About the artists 

Over the course of nearly two decades, Lisa Corinne Davis has created a wide range of work–from collage to drawings to paintings and sometimes a mélange of all three–that examines her place in the world, and, by extension, the place of an individual in modern society. Born in Baltimore, Davis received her MFA from Hunter College and currently lives and works in Brooklyn, New York. She has exhibited her work across the United States and is currently represented by Gavin Spanierman in New York. Her work is included in the collections of The Museum of Modern Art in New York, the J. Paul Getty Museum in Los Angeles, The Philadelphia Museum of Art and the Victoria and Albert Museum in London.  Lisa’s work has been reviewed by The New York TimesArt in America and ArtNews and she is the recipient of numerous awards, including The Louis Comfort Tiffany, a National Endowment for the Arts Visual Artist Fellowship and two New York Foundation for the Arts Visual Arts Fellowships. In addition, Lisa has written several essays on art and culture for the Brooklyn Rail and is an Associate Professor of Art at Hunter College.


Kristine Moran was born in Montreal and now lives and works in Brooklyn. She received her MFA from Hunter College in 2008. She has shown internationally with exhibitions at Monica De Cardenas Gallery, Milan; Daniel Faria Gallery, Toronto; Museum of Contemporary Canadian Art, Toronto; and Western Exhibitions, Chicago. Her work has been the subject of extensive coverage in numerous contemporary arts periodicals, including Artforum‘s Critics’ Picks and is featured in the recent Phaidon publication Vitamin P2. Kristine recently had her third solo exhibition at the Nicelle Beauchene Gallery in New York City.


Shane McAdams is an artist and writer splitting time between Brooklyn, NY, and Milwaukee, Wisconsin. He received his MFA from the Pratt Institute and has shown his work at Caren Golden Fine Art, Allegra LaViola Gallery, Marlborough Chelsea, Elizabeth Leach Gallery and Janet Kurnatowski. His work has been reviewed in The New York TimesThe New York Observer, and The Village Voice. He has taught at the Rhode Island School of Design and Marian University and continues to contribute cultural criticism and art reviews to theBrooklyn Rail and to the blog Bad at Sports.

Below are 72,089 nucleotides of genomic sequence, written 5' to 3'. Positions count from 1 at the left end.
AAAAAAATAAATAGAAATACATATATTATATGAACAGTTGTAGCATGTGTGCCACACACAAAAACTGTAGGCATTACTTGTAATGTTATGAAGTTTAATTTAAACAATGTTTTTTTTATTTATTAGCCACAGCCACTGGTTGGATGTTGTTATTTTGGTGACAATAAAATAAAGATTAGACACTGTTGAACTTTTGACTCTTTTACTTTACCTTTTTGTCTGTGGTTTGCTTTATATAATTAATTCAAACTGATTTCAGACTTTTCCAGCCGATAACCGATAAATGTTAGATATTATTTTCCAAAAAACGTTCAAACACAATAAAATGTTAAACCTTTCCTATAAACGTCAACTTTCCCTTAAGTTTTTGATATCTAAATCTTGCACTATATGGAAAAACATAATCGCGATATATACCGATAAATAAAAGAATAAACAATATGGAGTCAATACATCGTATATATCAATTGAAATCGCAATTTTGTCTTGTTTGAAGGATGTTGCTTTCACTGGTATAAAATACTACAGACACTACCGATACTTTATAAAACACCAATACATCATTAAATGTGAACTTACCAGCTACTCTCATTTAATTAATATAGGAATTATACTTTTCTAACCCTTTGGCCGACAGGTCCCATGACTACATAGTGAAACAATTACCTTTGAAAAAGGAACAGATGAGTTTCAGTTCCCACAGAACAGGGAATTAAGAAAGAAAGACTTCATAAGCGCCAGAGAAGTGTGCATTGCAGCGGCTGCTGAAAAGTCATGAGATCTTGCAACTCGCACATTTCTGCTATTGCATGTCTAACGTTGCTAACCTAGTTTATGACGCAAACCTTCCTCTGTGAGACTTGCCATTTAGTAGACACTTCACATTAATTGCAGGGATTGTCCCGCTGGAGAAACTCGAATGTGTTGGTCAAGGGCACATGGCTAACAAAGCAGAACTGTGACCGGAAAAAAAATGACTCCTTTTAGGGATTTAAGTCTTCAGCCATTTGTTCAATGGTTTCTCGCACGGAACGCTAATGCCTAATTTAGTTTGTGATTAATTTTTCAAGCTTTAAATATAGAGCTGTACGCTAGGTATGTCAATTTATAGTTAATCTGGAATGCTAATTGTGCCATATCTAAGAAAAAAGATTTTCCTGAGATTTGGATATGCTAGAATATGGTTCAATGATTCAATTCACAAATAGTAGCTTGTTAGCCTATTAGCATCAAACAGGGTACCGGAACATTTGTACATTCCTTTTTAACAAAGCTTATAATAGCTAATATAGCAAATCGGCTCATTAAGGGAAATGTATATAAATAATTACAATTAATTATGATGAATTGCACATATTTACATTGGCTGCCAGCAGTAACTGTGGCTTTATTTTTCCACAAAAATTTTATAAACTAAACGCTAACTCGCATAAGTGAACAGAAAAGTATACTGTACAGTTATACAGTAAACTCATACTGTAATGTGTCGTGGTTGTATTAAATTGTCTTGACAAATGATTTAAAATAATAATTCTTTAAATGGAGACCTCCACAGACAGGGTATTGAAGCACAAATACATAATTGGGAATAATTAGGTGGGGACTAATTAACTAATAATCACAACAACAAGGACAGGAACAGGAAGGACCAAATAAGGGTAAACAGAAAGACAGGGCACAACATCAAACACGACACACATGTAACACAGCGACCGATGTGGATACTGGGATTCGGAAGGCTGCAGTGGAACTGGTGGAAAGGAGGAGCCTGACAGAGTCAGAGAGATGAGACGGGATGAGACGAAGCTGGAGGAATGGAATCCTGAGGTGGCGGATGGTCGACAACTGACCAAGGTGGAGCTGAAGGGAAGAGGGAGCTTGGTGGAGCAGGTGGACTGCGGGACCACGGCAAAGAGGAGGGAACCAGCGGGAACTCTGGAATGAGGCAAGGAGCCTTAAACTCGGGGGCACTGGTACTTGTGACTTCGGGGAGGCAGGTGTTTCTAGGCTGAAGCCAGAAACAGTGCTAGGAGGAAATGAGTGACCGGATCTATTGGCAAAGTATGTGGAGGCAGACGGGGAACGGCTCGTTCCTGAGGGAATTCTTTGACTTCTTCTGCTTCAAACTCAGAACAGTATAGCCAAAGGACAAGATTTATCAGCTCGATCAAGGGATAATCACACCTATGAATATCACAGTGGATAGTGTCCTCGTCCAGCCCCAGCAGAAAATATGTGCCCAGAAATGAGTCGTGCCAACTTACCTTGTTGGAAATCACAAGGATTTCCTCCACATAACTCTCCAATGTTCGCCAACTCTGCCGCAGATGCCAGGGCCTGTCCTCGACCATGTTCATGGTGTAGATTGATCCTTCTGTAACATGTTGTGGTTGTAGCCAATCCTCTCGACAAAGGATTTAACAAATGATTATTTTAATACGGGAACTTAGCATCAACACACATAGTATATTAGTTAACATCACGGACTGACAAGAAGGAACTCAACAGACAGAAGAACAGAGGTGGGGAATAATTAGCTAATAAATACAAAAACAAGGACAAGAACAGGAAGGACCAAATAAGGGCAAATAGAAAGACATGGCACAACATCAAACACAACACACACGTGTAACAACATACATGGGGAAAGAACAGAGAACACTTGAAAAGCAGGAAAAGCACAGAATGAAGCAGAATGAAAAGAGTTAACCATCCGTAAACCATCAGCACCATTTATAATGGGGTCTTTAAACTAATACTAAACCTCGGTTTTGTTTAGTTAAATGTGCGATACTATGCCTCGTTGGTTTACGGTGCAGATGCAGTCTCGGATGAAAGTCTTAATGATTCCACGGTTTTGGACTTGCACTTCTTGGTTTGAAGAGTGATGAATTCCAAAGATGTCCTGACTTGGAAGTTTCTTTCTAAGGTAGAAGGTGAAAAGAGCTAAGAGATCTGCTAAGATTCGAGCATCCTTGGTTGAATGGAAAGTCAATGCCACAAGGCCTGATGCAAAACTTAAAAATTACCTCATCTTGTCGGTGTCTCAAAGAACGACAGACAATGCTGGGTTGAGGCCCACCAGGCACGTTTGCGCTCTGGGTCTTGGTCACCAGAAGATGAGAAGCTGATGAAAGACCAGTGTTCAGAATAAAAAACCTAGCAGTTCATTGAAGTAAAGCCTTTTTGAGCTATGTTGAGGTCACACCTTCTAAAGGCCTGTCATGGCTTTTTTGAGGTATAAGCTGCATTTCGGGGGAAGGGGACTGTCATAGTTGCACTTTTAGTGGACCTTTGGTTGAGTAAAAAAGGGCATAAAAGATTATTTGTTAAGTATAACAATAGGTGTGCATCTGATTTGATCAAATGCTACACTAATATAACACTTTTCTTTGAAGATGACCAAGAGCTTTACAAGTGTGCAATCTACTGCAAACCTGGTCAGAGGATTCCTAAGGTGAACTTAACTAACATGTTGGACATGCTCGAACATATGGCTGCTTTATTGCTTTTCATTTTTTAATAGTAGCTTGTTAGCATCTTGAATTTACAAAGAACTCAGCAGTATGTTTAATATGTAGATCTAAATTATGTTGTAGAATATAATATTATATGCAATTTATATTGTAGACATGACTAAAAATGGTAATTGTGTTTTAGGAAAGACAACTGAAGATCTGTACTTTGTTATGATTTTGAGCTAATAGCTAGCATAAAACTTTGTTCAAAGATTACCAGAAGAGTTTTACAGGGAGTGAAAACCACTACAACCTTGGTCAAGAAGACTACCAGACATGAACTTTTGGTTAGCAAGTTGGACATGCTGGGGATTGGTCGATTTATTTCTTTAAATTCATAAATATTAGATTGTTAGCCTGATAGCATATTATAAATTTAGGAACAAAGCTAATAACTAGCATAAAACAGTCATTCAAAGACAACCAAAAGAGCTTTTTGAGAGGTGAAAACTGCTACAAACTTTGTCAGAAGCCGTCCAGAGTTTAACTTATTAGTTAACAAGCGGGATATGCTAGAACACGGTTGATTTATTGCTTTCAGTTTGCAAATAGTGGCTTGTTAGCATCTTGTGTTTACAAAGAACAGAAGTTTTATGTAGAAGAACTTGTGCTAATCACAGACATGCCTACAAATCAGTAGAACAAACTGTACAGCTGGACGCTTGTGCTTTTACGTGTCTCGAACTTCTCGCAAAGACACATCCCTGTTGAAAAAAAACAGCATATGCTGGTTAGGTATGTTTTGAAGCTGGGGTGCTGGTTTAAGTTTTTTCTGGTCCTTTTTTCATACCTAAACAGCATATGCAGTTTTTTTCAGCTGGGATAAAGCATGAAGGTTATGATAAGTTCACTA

Aaron Williams was born and raised in Rhode Island and holds a BFA from the Maine College of Art and an MFA from Rutgers University.  His work has been exhibited in several venues in New York, including Max Protetch Gallery, Lu Magnus and Mulherin & Pollard.  He recently had a solo show at Lamontagne Gallery in Boston and is currently included inPiece Work at the Portland Museum, Portland ME and Work in Progress at Garis & Hahn Gallery, NYC.  Williams lives and works in Queens, NY.



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In the project space:


Portraits by Contemporary Artists

w/ Nathan Anspaugh, Jerstin Crosby,

Barbara Friedman, Daniel Heidkamp,

Michael Peglau, Eric Trosko and Mie Yim

About the artists 

Nathan Anspaugh was born in Dayton, Ohio, in 1981.  He attended the University of Central Florida, earning his BFA in painting and graphic design in 2004.  He has been an artist in residence at Stiftung Starke in Berlin and in Venezuela through the Venezuelan American Endowment for the Arts.  His work has been exhibited at Pocket Utopia on the LES, English Kills Gallery, Centotto Gallery, Fountain Art Fair,  as well as at numerous other venues in New York City.  His work is currently included in a traveling exhibition sponsored by the Venezuelan American Endowment for the Arts, 5 x 5 Real / Unreal, on view at the Museo de Art Acarigua Araure in Venezuela from November 2012-May 2013 and opening November 7th, 2013 at One Art Space, in Tribeca. Nathan Anspaugh lives and works in Ridgewood, NY.